NCUA headquarters NCUA is closely monitoring Hurricane Florence, it said Wednesday, and has a hurricane information webpage with materials on preparedness and recovery for credit unions and members affected by the storm.The NCUA will be ready to assist credit unions with maintaining or restoring operations, if necessary. The NCUA’s Office of Credit Union Resources and Expansion can provide urgent needs grants up to $7,500 to low-income credit unions that experience sudden costs to restore operations interrupted by the storm.Credit union members are encouraged to check their credit unions’ websites and social media sites for real-time information updates, including operating hours.Members may also contact the NCUA’s Consumer Assistance Center at 800-755-1030 Monday through Friday between 8 a.m. and 5 p.m. Eastern. continue reading » 2SHARESShareShareSharePrintMailGooglePinterestDiggRedditStumbleuponDeliciousBufferTumblr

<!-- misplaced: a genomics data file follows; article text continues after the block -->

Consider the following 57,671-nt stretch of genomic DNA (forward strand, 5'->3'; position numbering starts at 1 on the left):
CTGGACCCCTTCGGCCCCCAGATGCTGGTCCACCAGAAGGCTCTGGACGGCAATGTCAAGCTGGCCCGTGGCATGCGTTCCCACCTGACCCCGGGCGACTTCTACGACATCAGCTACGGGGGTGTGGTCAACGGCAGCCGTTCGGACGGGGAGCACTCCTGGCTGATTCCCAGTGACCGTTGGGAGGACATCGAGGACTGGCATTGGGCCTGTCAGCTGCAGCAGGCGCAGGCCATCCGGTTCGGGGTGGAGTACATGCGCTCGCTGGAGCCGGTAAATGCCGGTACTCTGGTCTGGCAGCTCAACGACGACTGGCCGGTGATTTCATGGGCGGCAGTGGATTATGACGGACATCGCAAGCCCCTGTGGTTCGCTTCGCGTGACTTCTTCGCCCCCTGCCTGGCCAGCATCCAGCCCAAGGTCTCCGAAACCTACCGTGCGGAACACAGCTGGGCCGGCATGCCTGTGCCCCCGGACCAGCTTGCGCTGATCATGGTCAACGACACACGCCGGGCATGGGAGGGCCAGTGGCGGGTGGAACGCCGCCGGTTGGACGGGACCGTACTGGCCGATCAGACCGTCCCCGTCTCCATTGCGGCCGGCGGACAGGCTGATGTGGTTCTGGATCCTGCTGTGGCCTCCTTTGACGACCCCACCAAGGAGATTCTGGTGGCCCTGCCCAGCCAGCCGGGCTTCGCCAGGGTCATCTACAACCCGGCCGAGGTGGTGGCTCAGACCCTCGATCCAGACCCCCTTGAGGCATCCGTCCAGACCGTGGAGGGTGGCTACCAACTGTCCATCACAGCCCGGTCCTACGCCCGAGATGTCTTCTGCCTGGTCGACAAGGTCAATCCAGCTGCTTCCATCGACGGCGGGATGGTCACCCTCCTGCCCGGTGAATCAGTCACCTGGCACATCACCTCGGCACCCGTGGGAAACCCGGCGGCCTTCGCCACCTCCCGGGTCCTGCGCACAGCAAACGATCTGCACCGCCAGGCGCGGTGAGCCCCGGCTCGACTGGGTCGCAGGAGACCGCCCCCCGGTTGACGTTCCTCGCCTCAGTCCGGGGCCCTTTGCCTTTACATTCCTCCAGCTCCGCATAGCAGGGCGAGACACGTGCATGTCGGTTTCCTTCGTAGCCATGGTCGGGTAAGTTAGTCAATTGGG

6SHARESShareShareSharePrintMailGooglePinterestDiggRedditStumbleuponDeliciousBufferTumblr,John Pettit John Pettit is the Managing Editor for CUInsight.com. John manages the content on the site, including current news, editorial, press releases, jobs and events. He keeps the credit union … Web: www.cuinsight.com Details Money may not buy happiness, but it sure can provide security. In today’s world, being financially secure can relieve anxiety and stress, and who couldn’t use a little of that?But just how do you go about becoming financially secure?You could get a side hustle. You could find better ways to save. Or you can use your money to make more money.With as little as a few hundred dollars, you can help shore up your savings and get that financial security that you’ve been looking for.If you want to invest on your own, the first thing you need to do is open an online brokerage account.An online brokerage account is the easiest and most inexpensive way to buy stocks.If you don’t know anything about brokerage accounts, here is a good read that can shed some light on that subject.If you think you’re ready to get going, here are two of your best options for opening an account, according to nerdwallet…TD Ameritrade:“TD Ameritrade makes up for higher-than-average trading commissions with better-than-average service, research and trading tools that will make everyone from beginner investors to active traders happy.”Plus, trades are only $6.95 and there’s no account minimum.Merrill Edge: “Merrill Edge offers high-quality customer service, robust research and low fees.”And like TD Ameritrade, there are no account minimums and trades are also only $6.95.